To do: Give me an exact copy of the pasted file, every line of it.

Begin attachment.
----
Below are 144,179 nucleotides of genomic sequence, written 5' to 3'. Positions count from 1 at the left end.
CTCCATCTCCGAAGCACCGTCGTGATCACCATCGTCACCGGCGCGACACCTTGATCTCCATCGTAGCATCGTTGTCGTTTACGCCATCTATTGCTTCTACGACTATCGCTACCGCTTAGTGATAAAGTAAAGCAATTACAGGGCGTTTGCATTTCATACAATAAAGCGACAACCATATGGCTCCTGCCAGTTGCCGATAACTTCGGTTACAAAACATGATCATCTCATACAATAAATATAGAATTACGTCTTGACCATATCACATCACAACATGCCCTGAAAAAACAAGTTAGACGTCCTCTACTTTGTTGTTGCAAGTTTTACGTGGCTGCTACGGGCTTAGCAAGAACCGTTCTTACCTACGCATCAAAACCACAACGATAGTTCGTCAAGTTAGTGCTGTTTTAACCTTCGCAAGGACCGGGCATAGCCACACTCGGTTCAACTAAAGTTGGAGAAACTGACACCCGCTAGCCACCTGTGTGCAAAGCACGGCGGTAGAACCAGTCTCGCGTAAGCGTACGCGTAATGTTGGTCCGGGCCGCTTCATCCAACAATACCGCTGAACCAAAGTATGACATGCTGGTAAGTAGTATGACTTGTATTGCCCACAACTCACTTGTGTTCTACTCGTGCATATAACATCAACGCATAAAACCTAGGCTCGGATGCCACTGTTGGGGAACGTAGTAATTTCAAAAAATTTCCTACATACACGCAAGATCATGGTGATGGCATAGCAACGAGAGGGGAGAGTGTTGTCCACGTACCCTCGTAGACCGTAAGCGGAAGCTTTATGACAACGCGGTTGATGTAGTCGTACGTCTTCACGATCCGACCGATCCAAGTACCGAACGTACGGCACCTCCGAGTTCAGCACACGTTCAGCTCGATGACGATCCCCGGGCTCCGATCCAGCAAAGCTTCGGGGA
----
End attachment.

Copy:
Below are 144,179 nucleotides of genomic sequence, written 5' to 3'. Positions count from 1 at the left end.
CTCCATCTCCGAAGCACCGTCGTGATCACCATCGTCACCGGCGCGACACCTTGATCTCCATCGTAGCATCGTTGTCGTTTACGCCATCTATTGCTTCTACGACTATCGCTACCGCTTAGTGATAAAGTAAAGCAATTACAGGGCGTTTGCATTTCATACAATAAAGCGACAACCATATGGCTCCTGCCAGTTGCCGATAACTTCGGTTACAAAACATGATCATCTCATACAATAAATATAGAATTACGTCTTGACCATATCACATCACAACATGCCCTGAAAAAACAAGTTAGACGTCCTCTACTTTGTTGTTGCAAGTTTTACGTGGCTGCTACGGGCTTAGCAAGAACCGTTCTTACCTACGCATCAAAACCACAACGATAGTTCGTCAAGTTAGTGCTGTTTTAACCTTCGCAAGGACCGGGCATAGCCACACTCGGTTCAACTAAAGTTGGAGAAACTGACACCCGCTAGCCACCTGTGTGCAAAGCACGGCGGTAGAACCAGTCTCGCGTAAGCGTACGCGTAATGTTGGTCCGGGCCGCTTCATCCAACAATACCGCTGAACCAAAGTATGACATGCTGGTAAGTAGTATGACTTGTATTGCCCACAACTCACTTGTGTTCTACTCGTGCATATAACATCAACGCATAAAACCTAGGCTCGGATGCCACTGTTGGGGAACGTAGTAATTTCAAAAAATTTCCTACATACACGCAAGATCATGGTGATGGCATAGCAACGAGAGGGGAGAGTGTTGTCCACGTACCCTCGTAGACCGTAAGCGGAAGCTTTATGACAACGCGGTTGATGTAGTCGTACGTCTTCACGATCCGACCGATCCAAGTACCGAACGTACGGCACCTCCGAGTTCAGCACACGTTCAGCTCGATGACGATCCCCGGGCTCCGATCCAGCAAAGCTTCGGGGA